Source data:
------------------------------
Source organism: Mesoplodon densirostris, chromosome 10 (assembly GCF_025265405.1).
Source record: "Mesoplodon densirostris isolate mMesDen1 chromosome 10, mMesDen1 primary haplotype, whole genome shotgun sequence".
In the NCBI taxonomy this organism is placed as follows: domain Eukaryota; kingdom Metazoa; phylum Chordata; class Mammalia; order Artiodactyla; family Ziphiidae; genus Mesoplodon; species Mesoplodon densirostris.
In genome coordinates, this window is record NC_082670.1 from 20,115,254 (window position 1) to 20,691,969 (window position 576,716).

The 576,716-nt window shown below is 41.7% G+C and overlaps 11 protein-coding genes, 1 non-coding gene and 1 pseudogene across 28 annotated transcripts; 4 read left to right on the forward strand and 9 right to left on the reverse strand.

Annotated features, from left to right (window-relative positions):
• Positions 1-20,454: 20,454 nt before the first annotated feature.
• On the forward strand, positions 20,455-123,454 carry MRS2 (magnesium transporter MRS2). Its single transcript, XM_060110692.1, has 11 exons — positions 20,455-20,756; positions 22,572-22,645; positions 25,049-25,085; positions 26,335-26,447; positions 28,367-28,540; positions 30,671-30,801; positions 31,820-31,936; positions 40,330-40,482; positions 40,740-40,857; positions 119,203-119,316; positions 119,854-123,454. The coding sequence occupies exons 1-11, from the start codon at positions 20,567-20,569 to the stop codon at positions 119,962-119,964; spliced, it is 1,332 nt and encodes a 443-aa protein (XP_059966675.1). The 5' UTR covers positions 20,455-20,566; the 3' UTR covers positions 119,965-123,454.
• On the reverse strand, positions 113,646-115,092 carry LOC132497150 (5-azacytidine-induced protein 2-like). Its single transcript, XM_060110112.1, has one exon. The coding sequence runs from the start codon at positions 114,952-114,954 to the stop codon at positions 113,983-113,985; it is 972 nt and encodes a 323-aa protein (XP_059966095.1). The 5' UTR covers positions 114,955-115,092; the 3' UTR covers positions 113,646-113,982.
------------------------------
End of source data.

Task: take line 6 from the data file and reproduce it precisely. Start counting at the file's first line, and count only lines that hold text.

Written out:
Annotated features, from left to right (window-relative positions):